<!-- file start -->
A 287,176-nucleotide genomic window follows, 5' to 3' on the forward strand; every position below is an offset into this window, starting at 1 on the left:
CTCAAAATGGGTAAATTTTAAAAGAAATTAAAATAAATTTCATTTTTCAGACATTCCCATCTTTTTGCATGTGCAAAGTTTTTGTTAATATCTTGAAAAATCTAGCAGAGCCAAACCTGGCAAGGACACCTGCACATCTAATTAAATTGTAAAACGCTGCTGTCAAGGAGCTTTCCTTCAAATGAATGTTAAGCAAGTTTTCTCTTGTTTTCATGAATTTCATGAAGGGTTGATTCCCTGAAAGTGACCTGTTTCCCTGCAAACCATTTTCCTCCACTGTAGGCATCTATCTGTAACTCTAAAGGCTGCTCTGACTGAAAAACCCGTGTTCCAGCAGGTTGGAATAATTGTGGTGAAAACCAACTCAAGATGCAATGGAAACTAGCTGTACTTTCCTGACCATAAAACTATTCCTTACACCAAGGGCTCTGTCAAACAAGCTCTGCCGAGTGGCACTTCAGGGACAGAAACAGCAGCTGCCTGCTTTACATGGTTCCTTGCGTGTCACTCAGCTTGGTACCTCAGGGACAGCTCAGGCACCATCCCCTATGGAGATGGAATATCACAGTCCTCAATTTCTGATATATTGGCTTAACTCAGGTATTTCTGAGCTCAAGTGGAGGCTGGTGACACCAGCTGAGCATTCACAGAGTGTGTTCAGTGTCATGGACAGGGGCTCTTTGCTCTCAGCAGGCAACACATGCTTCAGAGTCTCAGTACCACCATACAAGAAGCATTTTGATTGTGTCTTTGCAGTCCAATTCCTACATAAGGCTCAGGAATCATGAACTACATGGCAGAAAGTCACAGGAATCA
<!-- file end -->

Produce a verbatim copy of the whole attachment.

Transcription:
A 287,176-nucleotide genomic window follows, 5' to 3' on the forward strand; every position below is an offset into this window, starting at 1 on the left:
CTCAAAATGGGTAAATTTTAAAAGAAATTAAAATAAATTTCATTTTTCAGACATTCCCATCTTTTTGCATGTGCAAAGTTTTTGTTAATATCTTGAAAAATCTAGCAGAGCCAAACCTGGCAAGGACACCTGCACATCTAATTAAATTGTAAAACGCTGCTGTCAAGGAGCTTTCCTTCAAATGAATGTTAAGCAAGTTTTCTCTTGTTTTCATGAATTTCATGAAGGGTTGATTCCCTGAAAGTGACCTGTTTCCCTGCAAACCATTTTCCTCCACTGTAGGCATCTATCTGTAACTCTAAAGGCTGCTCTGACTGAAAAACCCGTGTTCCAGCAGGTTGGAATAATTGTGGTGAAAACCAACTCAAGATGCAATGGAAACTAGCTGTACTTTCCTGACCATAAAACTATTCCTTACACCAAGGGCTCTGTCAAACAAGCTCTGCCGAGTGGCACTTCAGGGACAGAAACAGCAGCTGCCTGCTTTACATGGTTCCTTGCGTGTCACTCAGCTTGGTACCTCAGGGACAGCTCAGGCACCATCCCCTATGGAGATGGAATATCACAGTCCTCAATTTCTGATATATTGGCTTAACTCAGGTATTTCTGAGCTCAAGTGGAGGCTGGTGACACCAGCTGAGCATTCACAGAGTGTGTTCAGTGTCATGGACAGGGGCTCTTTGCTCTCAGCAGGCAACACATGCTTCAGAGTCTCAGTACCACCATACAAGAAGCATTTTGATTGTGTCTTTGCAGTCCAATTCCTACATAAGGCTCAGGAATCATGAACTACATGGCAGAAAGTCACAGGAATCA